A recent controversial article published by the Binghamton Review, Binghamton University’s student-run conservative monthly publication, has led various student groups to speak out against the publication, calling for the defunding of the organization and prompting a statement from the Student Association (SA) Executive Board.
On Feb. 21, the Binghamton Review published an article titled, “Standard Fuck Parties, Bug Chasing, and Homosexuality,” in which a writer under the pseudonym “Pino Che” reviewed a documentary centered around a subculture within the gay community.
The 2003 documentary, titled “The Gift,” highlights a community of men looking to contract HIV and engage in sexual relationships with no use of protection.
The writer went on to comment on the LGBTQ community in a manner many considered generalized and homophobic.
“This hyper-extensive, egotistical, nihilistic, self-destruction found within the homosexual community is disturbing for most Americans,” the article read.
Later in the article, the writer said those who identify as gay or transgender are too small of a percentage of the U.S. population to be garnering the attention they receive.
“This micro community has been forced into every aspect of life,” the article read. “One of our major political parties has officially taken up the cause of the .3% to force companies, schools both public and private, to allow this community to use whatever bathroom they want.”
The Binghamton Review has since taken down the issue and posted a statement on its Facebook page apologizing for the article. According to the statement, the writer will no longer be a contributor to the publication.
“We offer our sincere apologies to those negatively impacted by this article,” the statement read. “We never intend to distress our readers; the hope is that they will walk away with fresh perspectives.”
In response to the article, a group of students created an online petition to defund the publication. Chris Block, a senior double-majoring in sociology and psychology, helped advertise the petition and shared it to the Binghamton University Class of 2018 Facebook group.
“Organizations should not receive any funding if they encourage hate speech toward any community, regardless of personal opinion, and I would like to make this clear to the SA,” Block said. “There’s no issue with having a conservative viewpoint; however, hate speech is absolutely detrimental to many people both on and off campus and simply cannot be tolerated.”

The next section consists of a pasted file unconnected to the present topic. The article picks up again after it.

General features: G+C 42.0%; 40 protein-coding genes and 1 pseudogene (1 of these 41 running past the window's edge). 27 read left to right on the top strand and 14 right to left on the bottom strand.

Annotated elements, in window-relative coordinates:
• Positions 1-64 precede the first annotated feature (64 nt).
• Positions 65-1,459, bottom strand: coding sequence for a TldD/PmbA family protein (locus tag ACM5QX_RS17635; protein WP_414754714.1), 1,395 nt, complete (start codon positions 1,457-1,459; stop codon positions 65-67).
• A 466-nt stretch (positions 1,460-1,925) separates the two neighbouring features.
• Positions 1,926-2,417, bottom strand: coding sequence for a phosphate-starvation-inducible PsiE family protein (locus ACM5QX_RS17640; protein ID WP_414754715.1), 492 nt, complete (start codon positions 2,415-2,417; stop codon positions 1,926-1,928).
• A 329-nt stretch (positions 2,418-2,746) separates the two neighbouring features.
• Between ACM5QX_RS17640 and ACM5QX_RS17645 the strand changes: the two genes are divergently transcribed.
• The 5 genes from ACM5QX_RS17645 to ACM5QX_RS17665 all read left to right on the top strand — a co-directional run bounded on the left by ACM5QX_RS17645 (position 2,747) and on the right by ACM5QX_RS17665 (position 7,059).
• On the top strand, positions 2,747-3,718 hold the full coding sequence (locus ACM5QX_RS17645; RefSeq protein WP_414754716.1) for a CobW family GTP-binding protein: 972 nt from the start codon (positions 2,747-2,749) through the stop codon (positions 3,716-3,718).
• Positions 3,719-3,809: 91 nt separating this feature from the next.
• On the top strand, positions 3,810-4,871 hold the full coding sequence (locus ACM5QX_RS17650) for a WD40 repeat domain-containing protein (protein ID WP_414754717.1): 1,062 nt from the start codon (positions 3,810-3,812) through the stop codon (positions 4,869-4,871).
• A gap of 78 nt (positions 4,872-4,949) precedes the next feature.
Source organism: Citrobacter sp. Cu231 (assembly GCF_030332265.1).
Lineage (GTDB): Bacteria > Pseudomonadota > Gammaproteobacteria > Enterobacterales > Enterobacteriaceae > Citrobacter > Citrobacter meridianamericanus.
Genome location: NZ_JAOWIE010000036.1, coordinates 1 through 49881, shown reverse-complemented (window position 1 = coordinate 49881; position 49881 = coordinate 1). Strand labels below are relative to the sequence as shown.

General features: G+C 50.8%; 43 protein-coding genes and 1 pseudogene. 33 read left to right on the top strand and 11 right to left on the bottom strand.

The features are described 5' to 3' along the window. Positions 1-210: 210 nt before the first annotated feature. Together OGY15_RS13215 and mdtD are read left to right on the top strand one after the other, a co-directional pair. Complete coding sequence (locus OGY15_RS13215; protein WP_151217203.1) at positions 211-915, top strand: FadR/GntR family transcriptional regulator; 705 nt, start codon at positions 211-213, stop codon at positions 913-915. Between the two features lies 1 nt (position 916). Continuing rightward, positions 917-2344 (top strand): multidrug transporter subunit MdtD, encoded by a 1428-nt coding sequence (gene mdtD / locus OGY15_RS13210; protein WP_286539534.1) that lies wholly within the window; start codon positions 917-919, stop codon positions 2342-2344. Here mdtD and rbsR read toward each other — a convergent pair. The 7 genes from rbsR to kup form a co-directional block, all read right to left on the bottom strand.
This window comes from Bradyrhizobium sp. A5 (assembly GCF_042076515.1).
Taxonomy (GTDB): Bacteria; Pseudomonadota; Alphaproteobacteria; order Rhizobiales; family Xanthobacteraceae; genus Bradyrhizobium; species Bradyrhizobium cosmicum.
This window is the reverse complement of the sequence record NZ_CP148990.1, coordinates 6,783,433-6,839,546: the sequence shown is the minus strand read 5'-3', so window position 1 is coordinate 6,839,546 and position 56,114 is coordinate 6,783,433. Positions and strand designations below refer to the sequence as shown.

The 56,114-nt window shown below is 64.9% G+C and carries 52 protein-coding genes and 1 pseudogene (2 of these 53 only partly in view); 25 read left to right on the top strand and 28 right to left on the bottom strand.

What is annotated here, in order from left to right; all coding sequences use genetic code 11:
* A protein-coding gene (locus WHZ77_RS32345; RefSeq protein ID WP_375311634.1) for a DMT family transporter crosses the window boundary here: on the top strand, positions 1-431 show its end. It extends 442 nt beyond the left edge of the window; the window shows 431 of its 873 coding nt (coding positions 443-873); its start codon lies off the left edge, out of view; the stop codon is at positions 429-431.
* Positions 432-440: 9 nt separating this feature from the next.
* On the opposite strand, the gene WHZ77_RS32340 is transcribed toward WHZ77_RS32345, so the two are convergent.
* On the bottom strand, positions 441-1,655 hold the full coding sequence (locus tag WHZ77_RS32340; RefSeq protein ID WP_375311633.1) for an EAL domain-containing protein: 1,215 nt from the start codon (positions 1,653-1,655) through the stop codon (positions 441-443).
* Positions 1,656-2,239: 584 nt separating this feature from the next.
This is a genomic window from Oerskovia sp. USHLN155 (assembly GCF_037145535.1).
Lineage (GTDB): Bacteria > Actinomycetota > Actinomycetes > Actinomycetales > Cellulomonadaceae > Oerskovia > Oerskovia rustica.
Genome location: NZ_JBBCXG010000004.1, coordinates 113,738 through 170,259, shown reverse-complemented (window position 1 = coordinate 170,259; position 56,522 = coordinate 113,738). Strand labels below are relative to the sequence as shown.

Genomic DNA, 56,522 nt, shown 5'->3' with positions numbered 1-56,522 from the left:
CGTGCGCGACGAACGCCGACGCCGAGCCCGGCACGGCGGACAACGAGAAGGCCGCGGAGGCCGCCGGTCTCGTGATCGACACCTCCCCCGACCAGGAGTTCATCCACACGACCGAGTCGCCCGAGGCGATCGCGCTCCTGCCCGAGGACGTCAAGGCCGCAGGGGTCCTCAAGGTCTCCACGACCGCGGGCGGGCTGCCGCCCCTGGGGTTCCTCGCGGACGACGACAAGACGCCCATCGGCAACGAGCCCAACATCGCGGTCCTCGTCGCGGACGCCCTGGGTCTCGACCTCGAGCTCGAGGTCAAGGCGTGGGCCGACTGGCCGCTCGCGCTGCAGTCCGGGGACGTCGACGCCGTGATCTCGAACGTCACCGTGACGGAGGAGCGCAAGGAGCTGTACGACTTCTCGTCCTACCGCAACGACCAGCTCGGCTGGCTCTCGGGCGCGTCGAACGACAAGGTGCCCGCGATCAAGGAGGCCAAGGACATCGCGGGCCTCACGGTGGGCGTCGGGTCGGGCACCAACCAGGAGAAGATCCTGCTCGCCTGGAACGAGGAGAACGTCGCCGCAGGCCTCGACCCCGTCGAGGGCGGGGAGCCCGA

At the SA Congress meeting on Monday, Sarah Samson, the president of SHADES and a junior majoring in human development, spoke out against the article.
According to the meeting’s minutes, representatives of SHADES, a BU organization that acts as a support group for people who identify as LGBTQIAP+ and are of color, demanded a statement from Binghamton University President Harvey Stenger to condemn the publication, and the de-chartering of the Binghamton Review.
SHADES was unavailable for comment.
According to Patrick McAuliffe, the editor-in-chief of the Binghamton Review and a junior double-majoring in philosophy and political science, the organization is aware of the petition and is currently doing legal research on the matter.
“We’ve looked into what can legally be done, under SA bylaws, about defunding or de-chartering an SA organization,” McAuliffe said. “We’ve also already contacted legal help with organizations outside the University to see whether it can be done under state or federal law, as Binghamton University is a state school.”
Free Press, a publication that shares an office with the Binghamton Review in the basement of the University Union, also spoke out against the article and publication in a statement on its Facebook page.
“While we respect other writers and publications’ right to express their opinions, we cannot remain compliant with The Review any longer,” the statement read.
On Tuesday, the SA E-Board sent out a response to the entire student body about the article, condemning the issue as well as another article about sexual assault published by the Binghamton Review.
“We are appalled this blatantly hateful content was produced on campus at the expense of students and community members who fall subject to such bigotry,” the statement said. “The aforementioned rhetoric contributes to a hostile environment for LGBTQIAP+ people as well as survivors of sexual assault.”
The Binghamton Review’s office bulletin board was vandalized around midnight Thursday. The comments included phrases like “no platform for fascists.”
According to SA President Jermel McClure Jr., a senior majoring in political science, a grievance has to be brought to the SA Judicial Board in order for a club to lose its charter.
“If they decide that a rule within our governing documents has been broken, they can choose the proper course of action in reprimanding the organization,” McClure wrote in an email.
McClure said the SA is also looking to facilitate educational discussions to avoid future situations.
“We also are working with organizations to ensure educational conversations regarding statements like the ones made in the article published by the Binghamton Review are occurring,” McClure wrote. “It is important that students understand why those sorts of comments are problematic.”